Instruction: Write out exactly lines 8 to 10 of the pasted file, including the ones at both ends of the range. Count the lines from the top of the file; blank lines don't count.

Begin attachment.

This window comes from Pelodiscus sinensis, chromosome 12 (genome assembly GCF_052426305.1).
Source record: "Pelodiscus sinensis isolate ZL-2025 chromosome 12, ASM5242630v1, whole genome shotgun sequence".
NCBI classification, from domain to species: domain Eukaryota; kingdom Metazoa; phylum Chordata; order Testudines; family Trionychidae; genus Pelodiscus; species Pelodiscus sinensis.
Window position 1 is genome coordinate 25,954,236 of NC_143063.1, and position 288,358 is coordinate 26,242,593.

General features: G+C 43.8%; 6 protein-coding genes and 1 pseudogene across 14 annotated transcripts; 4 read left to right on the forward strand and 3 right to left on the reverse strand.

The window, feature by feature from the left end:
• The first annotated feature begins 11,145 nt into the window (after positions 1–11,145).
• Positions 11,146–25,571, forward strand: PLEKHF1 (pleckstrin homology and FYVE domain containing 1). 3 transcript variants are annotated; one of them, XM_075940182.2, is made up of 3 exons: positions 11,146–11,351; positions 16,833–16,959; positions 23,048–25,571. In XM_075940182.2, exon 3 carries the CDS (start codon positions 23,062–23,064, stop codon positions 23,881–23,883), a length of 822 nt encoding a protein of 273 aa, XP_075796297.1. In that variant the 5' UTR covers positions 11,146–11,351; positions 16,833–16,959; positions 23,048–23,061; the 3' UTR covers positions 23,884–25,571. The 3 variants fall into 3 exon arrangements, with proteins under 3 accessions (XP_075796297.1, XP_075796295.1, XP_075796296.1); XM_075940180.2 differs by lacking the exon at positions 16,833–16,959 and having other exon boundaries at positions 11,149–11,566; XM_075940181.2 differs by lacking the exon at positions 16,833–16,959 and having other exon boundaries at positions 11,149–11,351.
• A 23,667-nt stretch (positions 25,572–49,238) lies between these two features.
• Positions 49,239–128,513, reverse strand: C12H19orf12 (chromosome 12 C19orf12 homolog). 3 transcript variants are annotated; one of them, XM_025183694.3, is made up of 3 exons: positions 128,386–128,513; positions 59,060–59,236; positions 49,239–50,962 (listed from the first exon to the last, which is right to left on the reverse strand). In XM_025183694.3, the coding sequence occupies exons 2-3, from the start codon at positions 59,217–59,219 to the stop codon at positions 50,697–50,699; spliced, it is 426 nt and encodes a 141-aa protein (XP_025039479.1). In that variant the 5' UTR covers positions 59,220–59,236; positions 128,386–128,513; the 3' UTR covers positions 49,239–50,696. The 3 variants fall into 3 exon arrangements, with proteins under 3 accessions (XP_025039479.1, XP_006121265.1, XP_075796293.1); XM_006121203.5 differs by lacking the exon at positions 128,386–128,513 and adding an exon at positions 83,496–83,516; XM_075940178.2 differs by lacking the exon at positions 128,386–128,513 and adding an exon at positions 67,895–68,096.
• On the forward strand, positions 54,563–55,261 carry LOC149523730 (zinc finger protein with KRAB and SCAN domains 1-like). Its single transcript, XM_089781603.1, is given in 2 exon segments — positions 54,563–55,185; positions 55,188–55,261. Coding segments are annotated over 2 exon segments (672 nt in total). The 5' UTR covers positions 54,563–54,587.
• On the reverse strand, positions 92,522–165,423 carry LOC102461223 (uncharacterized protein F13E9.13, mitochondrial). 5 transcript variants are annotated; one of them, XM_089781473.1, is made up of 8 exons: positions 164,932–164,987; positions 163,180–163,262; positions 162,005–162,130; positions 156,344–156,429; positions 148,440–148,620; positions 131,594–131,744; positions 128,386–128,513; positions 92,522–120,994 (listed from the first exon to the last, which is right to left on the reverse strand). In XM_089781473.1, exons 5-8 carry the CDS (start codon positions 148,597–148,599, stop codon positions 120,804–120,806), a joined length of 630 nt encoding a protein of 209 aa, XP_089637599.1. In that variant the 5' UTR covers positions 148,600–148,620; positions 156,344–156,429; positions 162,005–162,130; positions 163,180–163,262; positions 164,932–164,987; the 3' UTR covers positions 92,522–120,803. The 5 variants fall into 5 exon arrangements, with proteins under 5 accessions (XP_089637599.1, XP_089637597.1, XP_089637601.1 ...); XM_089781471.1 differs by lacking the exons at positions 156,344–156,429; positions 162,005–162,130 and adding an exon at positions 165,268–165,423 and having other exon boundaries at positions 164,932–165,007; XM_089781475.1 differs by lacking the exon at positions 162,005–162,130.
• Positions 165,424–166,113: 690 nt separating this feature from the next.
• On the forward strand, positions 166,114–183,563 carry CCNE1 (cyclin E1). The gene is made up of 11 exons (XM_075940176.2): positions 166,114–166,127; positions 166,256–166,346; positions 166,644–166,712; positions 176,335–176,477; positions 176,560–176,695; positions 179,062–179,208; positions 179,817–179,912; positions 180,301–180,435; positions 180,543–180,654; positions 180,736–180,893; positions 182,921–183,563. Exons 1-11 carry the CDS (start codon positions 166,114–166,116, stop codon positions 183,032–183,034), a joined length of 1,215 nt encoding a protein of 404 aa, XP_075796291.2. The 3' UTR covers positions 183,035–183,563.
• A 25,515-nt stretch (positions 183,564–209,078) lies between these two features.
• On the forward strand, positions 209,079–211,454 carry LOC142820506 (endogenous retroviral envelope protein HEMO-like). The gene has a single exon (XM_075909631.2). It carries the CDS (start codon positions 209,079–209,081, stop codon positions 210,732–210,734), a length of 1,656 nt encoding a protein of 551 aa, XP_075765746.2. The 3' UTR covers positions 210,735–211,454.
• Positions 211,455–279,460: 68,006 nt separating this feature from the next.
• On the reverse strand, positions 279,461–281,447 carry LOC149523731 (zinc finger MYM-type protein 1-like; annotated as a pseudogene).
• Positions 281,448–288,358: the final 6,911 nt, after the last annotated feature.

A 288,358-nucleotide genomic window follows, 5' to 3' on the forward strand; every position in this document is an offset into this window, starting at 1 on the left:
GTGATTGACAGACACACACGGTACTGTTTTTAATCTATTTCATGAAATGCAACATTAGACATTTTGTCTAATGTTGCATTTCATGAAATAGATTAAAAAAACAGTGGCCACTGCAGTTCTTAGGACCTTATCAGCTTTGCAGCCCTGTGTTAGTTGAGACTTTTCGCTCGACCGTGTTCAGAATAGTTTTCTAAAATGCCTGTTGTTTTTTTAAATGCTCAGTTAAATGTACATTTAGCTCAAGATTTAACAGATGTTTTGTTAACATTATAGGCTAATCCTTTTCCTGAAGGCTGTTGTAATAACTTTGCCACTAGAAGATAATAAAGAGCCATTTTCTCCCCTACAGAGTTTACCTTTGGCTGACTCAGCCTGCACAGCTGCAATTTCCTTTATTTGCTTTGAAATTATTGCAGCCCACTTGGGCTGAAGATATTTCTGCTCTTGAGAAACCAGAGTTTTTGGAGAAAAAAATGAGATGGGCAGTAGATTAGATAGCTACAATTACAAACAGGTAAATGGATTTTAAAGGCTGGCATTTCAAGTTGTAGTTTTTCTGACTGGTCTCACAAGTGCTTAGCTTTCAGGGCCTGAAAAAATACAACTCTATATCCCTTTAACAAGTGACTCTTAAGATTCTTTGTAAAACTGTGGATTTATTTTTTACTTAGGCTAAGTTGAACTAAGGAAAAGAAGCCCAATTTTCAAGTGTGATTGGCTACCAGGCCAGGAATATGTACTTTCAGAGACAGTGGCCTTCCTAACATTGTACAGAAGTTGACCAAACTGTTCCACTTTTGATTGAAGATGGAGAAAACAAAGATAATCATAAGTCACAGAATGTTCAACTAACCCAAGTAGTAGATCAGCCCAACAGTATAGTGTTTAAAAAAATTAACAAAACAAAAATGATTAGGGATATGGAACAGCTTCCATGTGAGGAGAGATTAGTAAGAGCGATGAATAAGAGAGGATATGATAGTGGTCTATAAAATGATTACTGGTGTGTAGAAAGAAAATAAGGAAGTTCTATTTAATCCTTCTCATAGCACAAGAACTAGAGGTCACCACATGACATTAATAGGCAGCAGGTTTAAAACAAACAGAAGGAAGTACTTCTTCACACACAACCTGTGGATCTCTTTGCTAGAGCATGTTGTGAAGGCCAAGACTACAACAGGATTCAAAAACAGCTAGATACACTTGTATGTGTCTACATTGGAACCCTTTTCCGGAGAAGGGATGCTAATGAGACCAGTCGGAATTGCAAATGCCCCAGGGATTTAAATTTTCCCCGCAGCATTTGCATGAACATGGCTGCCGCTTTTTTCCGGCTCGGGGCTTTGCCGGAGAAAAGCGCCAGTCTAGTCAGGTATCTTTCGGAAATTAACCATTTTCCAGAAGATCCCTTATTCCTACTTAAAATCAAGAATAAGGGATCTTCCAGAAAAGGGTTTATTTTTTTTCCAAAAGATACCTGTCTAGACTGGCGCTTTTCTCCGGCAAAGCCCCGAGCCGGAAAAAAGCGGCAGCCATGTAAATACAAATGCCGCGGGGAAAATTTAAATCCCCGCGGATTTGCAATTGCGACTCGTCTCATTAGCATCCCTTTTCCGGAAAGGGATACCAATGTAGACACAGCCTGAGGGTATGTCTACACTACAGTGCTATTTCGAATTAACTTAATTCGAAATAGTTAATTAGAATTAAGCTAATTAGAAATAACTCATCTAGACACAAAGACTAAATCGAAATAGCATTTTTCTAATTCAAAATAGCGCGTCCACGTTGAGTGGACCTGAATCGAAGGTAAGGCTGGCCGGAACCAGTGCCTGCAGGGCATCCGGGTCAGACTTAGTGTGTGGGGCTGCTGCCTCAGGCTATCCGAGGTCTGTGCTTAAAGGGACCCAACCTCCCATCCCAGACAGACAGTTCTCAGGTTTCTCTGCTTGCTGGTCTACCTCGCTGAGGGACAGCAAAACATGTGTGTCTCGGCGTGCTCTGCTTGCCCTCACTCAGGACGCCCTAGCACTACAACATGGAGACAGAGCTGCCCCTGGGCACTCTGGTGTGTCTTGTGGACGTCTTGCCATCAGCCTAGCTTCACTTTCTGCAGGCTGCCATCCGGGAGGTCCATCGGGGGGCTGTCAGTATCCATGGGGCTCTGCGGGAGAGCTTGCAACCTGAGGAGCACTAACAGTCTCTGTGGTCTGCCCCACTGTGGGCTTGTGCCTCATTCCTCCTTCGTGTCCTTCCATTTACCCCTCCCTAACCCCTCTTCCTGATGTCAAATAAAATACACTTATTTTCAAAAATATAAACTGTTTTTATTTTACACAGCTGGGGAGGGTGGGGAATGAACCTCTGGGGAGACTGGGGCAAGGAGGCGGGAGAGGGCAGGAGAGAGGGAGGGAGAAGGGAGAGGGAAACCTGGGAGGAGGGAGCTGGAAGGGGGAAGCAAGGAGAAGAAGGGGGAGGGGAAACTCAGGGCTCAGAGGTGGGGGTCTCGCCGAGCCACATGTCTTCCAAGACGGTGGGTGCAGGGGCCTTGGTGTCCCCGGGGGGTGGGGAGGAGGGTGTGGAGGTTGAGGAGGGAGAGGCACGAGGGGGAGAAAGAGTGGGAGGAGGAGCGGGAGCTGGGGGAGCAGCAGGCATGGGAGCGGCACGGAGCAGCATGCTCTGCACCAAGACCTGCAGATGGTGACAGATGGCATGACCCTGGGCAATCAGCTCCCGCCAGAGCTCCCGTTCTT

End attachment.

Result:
• Positions 11,146–25,571, forward strand: PLEKHF1 (pleckstrin homology and FYVE domain containing 1). 3 transcript variants are annotated; one of them, XM_075940182.2, is made up of 3 exons: positions 11,146–11,351; positions 16,833–16,959; positions 23,048–25,571. In XM_075940182.2, exon 3 carries the CDS (start codon positions 23,062–23,064, stop codon positions 23,881–23,883), a length of 822 nt encoding a protein of 273 aa, XP_075796297.1. In that variant the 5' UTR covers positions 11,146–11,351; positions 16,833–16,959; positions 23,048–23,061; the 3' UTR covers positions 23,884–25,571. The 3 variants fall into 3 exon arrangements, with proteins under 3 accessions (XP_075796297.1, XP_075796295.1, XP_075796296.1); XM_075940180.2 differs by lacking the exon at positions 16,833–16,959 and having other exon boundaries at positions 11,149–11,566; XM_075940181.2 differs by lacking the exon at positions 16,833–16,959 and having other exon boundaries at positions 11,149–11,351.
• A 23,667-nt stretch (positions 25,572–49,238) lies between these two features.
• Positions 49,239–128,513, reverse strand: C12H19orf12 (chromosome 12 C19orf12 homolog). 3 transcript variants are annotated; one of them, XM_025183694.3, is made up of 3 exons: positions 128,386–128,513; positions 59,060–59,236; positions 49,239–50,962 (listed from the first exon to the last, which is right to left on the reverse strand). In XM_025183694.3, the coding sequence occupies exons 2-3, from the start codon at positions 59,217–59,219 to the stop codon at positions 50,697–50,699; spliced, it is 426 nt and encodes a 141-aa protein (XP_025039479.1). In that variant the 5' UTR covers positions 59,220–59,236; positions 128,386–128,513; the 3' UTR covers positions 49,239–50,696. The 3 variants fall into 3 exon arrangements, with proteins under 3 accessions (XP_025039479.1, XP_006121265.1, XP_075796293.1); XM_006121203.5 differs by lacking the exon at positions 128,386–128,513 and adding an exon at positions 83,496–83,516; XM_075940178.2 differs by lacking the exon at positions 128,386–128,513 and adding an exon at positions 67,895–68,096.